Online courses aren’t best for all
To the Editor,
I’d like to comment on Doug Ford’s plan to make it compulsory for Ontario high school students to take four online courses in order to graduate. As a former teacher, I have an informed perspective on this debate.
A computer is a tool like a calculator or a blackboard. Students will not understand or be able to work through a math assignment if calculators are merely thrown on their desks. Students will need instruction. They will need the lesson clarified. Online courses do convey instructions and offer help in menus; this is, the good ones do. Whether all students can access the help is another issue.
In order to require students to take online courses, Doug Ford assumes that all students learn the same way. This is not true. Students learn through a variety of styles. Some comprehend oral instruction the best. For other students, visual representation is most effective. Other students are kinesthetic learners; they need to be physically active in order to learn.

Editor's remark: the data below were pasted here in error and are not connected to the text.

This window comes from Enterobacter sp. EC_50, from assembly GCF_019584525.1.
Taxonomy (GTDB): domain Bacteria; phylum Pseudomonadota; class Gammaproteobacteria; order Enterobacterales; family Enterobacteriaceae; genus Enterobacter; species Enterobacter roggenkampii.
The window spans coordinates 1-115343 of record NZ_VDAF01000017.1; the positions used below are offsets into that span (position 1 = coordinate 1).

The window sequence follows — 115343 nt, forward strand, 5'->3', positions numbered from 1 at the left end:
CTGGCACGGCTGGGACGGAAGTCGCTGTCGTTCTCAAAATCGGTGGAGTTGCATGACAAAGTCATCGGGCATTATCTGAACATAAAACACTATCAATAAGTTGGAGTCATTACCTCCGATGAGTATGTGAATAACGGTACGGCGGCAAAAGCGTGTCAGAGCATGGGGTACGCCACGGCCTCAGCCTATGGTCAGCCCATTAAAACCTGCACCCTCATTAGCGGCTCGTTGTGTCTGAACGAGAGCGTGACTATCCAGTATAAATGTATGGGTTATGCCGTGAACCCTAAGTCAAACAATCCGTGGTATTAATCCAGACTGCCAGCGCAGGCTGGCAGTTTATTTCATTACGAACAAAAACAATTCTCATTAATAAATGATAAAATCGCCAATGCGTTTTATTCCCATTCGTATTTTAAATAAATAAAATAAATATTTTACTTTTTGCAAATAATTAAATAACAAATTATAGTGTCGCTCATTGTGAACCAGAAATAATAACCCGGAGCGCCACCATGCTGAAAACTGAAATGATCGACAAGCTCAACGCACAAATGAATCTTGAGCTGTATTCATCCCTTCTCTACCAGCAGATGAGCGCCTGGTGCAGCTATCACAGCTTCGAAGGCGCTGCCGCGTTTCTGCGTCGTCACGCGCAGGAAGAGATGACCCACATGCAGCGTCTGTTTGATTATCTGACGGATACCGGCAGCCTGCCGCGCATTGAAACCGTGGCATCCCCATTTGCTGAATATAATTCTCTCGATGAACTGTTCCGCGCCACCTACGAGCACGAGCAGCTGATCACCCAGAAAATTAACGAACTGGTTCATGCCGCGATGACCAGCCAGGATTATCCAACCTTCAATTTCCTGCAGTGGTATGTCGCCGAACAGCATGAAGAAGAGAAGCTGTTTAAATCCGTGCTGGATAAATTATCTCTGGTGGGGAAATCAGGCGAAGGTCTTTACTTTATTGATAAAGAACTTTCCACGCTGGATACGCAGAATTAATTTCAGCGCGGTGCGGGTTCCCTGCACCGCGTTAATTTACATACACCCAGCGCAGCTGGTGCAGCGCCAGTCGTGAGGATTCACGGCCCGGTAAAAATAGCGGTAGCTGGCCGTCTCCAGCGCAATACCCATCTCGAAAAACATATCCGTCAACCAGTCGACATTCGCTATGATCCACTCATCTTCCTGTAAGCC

In the ideal online course classroom, there might be visual representation of the lessons on bulletin boards. The chairs might be on wheels. Students who grasp a concept would be free to move and sit with students who are struggling. Of course, a facilitator would be present who could answer questions and offer help to all students. A facilitator would have solid knowledge of the curriculum.
She/he would be aware of the students’ strengths and weaknesses. She/he would also be comfortable with the online program. Who could fill this role? How about a teacher?
Doug Ford’s insistence that students take online courses ignores the present reality. Lessons taught using computers occur across the curriculum in most if not all classrooms in Ontario. Of course, if he is looking for ways to save money by replacing teachers with computers, he is misguided. I am sure Doug Ford would object to students using only a calculator for all math classes, or being taught exclusively through blackboard notes. A computer is a tool. For students to use the tool most effectively, they need help. The people best equipped to offer that help are teachers.